MAC is in new territory as far as I know, never having done an animated line, but their sculpting looks comparable to what Playmates has done. Fry's eyes look a little buggy and maybe too far apart, but then looking at Playmates' Homer and Bart, they look pretty much the same way. It's a hard look to capture exactly right, since even on the show the Groening characters don't always look like themselves when shown directly from the front. The Bender figure actually looks perfect, and the hair and body shapes on all look very well done. I do wish they had sculpted Leela with a half-closed eye, which is a frequent look for her and more dramatic. Playmates has gone too far with sculpting in "active" facial expressions, like on Milhouse, Lisa, Krusty, and Barney, but I think it's important to give some characters a less basic, more expressive look, especially in the area of the eyes, or in Leela's case, the eye. Homer and Fry look appropriate when spaced out, but not every character should look completely sedate.

In the area of playsets, MAC is giving us mini 3D backdrops for each figure. It's hard to say whether these are better or worse than Playmates' playsets. With MAC we'll get an interesting display themed for every single figure, not just a select few. But with Leela, they seem to have concocted a non-canon, more generic backdrop, and it may be hard to find good ones for other figures too. While Playmates can sort of capture a location, MAC won't really be able to attempt that. Neither of them are big enough to do that really well though, and at least MAC won't be trying.

Accessories are another area both seem comparable. Each seem to be coming with a handful of accurate accessories lifted right from the show, and sometimes even pets. At least some of them can be held by the figures. MAC has done some impressive stuff, with a Nibbler complete with litter box and dark matter, that looks like he might even be partly articulated. The toy lines are lucky that the shows work lots of distinctive items into the storylines, and it's good they've taken advantage of it.

In the area of vehicles you can hardly compare. The Simpsons are doing a car with molded-in figures, while MAC has opted to do what looks like a Galoob Action Fleet-type mini Planet Express ship. Both companies are backed into a corner in this area and can't do much better at this point. I'm curious to see how featured the Express ship is, but it doesn't look too promising to me, and doesn't even come with any micro figures. I'm not too thrilled about the Simpsons car either, where I am hoping for more features than just voices.

One key area I almost forgot is price. Playmates has got the market cornered on this one. You can't beat $4.99. I believe MAC's Buffy figures in this scale retail for $9.99 at the lowest, which is definitely a stretch. I'm afraid that would hurt the success of this line significantly. You really are getting a lot with the articulation and the large display backdrops. But if they could get these down to $7.99 they would be right on target.

Yet another area is that of the secondary figures and products. Here MAC has totally blown away Playmates as far as I'm concerned, with the 8" Nibbler. The only thing on Playmates' plate that compares is the Evil Krusty Doll, but for some reason this rumored product did not show up at Toy Fair. A shame, since it would sell a lot better than their talking rag dolls and computer accessory gimmick figures. Large action figures can be all the small ones are and more. Any opportunity to make a toy that's practically a life-size version of the character should not be overlooked. 8" Nibbler might be a little small but he'll pass. He'll be one of the coolest figures of this type since the 1984 large Stripe and Gizmo from Gremlins. This product is for sure a chance only someone like MAC or McFarlane would have been willing to take, not Playmates or Hasbro.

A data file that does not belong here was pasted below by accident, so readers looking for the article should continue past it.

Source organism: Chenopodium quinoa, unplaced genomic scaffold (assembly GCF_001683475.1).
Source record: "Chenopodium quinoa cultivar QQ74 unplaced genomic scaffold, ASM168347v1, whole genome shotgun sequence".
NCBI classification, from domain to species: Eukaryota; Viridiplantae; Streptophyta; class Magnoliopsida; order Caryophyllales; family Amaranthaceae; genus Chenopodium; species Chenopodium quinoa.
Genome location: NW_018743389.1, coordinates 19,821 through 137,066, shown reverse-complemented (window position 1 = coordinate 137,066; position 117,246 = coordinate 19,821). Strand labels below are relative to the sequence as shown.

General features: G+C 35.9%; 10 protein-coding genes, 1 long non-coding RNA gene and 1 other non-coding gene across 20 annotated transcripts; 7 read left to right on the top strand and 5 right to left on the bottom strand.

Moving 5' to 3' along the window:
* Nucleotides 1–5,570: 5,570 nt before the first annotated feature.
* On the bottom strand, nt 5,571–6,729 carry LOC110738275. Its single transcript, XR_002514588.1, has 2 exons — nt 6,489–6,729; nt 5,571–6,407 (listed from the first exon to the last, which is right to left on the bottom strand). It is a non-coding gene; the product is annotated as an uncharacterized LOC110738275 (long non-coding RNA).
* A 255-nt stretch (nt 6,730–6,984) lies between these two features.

One last weird area would be that of the special mail-away and exclusive figures. Simpsons started out with a gimmick repaint Homer, although this year is doing something more interesting with a newly sculpted Pin Pal Mr. Burns. MAC's kind of in the same boat, apparently with a Chef Bender on the drawing board with nothing more than new accessories, but also a new body sculpt of a leather dominatrix outfit of all things! Unless I've forgotten something, this is non-canon for the show, and not particularly in character. I wish they had done her in her bikini from A Flight to Remember instead. At any rate, I'm not going to turn my nose up at any scantily clad Leela figure, but less blatant pandering to the fanboy contingent would be appreciated.

So, overall, I think I'm now actually happy with how these licenses have played out. MAC seems like a capable company, and they've clearly already made some better decisions than Playmates. Playmates is not as likely to make any huge blunders, but they're also less likely to take any chances. The competition is not going to be a bad thing for either line. I'm sure Playmates' Simpsons will last longer and produce more characters faster than MAC's Futurama, although I hope MAC has a big surprise success here, especially if they can get these down to a competitive price. I'll enjoy listening to my Simpsons figures while posing my Futurama figures, and I'll enjoy looking at them all. If the two lines don't exactly fit together, that's pretty much how Matt Groening intended it anyway.